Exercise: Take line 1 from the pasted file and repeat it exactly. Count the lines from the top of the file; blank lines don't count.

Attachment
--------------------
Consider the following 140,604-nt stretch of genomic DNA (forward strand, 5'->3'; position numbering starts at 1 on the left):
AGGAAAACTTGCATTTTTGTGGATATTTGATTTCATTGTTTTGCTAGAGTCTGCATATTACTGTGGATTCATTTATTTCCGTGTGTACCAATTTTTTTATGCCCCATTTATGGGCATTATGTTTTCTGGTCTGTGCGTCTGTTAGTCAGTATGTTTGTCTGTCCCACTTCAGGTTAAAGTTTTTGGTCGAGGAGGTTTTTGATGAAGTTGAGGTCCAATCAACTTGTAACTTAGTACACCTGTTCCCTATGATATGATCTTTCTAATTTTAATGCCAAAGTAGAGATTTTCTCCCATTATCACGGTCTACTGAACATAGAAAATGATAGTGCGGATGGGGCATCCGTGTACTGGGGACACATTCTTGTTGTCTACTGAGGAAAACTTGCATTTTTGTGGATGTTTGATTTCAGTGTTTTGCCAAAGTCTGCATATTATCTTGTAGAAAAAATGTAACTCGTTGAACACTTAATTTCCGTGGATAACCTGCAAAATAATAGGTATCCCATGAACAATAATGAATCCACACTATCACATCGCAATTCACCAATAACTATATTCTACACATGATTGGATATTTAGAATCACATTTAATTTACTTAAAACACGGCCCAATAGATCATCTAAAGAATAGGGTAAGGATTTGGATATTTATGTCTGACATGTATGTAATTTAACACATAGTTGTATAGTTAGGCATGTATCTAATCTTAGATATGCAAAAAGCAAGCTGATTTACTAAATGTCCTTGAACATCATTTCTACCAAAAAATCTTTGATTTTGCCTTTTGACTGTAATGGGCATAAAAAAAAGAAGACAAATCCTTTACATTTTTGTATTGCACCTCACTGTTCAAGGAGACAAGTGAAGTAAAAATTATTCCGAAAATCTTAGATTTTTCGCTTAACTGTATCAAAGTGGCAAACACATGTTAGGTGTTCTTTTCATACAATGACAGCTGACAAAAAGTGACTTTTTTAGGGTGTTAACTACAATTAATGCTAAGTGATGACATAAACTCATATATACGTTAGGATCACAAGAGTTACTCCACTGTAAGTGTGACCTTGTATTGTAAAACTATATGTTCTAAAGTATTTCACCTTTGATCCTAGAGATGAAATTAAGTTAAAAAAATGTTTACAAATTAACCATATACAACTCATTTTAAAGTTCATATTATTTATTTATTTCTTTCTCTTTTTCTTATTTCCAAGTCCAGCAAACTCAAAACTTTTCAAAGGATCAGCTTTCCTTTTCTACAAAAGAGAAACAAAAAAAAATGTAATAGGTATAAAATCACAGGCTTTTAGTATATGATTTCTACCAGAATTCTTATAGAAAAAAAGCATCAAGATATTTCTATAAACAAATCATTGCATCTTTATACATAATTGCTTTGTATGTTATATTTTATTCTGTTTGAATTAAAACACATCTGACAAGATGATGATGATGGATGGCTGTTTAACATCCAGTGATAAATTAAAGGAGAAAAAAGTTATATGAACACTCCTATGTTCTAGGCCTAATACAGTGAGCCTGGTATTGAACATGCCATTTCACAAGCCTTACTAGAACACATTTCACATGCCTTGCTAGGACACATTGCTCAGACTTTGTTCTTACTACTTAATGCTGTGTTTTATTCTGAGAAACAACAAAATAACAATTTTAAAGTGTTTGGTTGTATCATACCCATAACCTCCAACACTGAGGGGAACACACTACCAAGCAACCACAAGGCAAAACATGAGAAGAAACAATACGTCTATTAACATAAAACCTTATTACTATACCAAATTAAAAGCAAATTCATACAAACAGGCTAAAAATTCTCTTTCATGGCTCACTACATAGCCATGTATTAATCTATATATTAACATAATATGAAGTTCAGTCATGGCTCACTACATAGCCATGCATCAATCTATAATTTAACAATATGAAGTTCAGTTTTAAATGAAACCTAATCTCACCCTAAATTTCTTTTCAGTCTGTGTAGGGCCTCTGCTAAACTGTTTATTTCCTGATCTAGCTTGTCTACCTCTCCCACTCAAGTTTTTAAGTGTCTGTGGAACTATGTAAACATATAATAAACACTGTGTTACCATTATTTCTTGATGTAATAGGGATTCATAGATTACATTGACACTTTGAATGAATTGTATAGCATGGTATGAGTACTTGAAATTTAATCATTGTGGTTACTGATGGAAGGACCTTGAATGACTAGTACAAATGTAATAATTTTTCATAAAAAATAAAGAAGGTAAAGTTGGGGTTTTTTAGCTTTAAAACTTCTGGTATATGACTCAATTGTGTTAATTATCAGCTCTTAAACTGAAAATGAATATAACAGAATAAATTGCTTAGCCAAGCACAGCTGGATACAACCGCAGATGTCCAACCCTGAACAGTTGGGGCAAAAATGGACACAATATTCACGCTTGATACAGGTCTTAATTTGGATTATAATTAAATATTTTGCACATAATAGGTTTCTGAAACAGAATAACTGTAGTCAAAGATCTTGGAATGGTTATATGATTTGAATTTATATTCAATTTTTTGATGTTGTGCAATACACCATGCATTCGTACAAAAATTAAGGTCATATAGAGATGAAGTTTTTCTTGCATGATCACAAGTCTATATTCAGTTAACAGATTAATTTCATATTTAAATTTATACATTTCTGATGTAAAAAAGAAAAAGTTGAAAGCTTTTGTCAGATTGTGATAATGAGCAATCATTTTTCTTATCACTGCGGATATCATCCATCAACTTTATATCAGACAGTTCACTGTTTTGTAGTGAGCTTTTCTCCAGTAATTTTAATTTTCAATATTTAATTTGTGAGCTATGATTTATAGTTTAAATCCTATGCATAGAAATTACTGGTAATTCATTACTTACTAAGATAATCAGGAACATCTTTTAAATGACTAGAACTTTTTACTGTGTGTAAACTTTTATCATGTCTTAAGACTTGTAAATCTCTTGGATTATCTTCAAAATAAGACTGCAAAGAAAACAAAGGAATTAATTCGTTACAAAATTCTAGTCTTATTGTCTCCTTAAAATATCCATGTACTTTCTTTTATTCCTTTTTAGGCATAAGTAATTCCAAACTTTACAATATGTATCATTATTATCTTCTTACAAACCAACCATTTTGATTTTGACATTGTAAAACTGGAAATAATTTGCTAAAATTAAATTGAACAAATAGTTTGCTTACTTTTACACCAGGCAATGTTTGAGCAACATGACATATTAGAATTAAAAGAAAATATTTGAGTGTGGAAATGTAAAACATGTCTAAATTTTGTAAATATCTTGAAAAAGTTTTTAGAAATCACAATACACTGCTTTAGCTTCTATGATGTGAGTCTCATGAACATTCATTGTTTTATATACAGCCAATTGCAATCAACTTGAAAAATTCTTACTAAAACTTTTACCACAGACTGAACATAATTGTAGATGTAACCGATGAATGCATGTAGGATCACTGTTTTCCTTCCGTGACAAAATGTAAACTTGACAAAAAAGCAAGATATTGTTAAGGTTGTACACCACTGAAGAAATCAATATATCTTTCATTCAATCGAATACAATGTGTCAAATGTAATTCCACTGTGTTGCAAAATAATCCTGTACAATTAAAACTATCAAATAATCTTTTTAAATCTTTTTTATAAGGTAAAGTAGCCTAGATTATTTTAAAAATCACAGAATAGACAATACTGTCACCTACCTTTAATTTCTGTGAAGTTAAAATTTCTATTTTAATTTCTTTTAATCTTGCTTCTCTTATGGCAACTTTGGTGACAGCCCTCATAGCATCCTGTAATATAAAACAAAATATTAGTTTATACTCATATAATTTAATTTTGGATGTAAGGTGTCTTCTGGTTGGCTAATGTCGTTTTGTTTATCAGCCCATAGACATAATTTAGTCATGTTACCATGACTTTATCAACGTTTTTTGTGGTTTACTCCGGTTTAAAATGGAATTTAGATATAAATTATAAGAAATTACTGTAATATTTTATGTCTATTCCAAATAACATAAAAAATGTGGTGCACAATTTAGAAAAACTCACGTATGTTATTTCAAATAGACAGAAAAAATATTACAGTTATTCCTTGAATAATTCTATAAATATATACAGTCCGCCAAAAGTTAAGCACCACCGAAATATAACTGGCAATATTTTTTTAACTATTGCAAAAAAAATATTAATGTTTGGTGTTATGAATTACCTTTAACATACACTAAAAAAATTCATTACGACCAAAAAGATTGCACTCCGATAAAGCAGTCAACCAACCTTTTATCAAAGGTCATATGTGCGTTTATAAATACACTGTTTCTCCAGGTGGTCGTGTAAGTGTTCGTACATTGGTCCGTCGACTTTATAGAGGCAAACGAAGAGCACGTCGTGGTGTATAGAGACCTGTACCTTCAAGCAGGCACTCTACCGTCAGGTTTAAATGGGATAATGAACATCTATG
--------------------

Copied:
Consider the following 140,604-nt stretch of genomic DNA (forward strand, 5'->3'; position numbering starts at 1 on the left):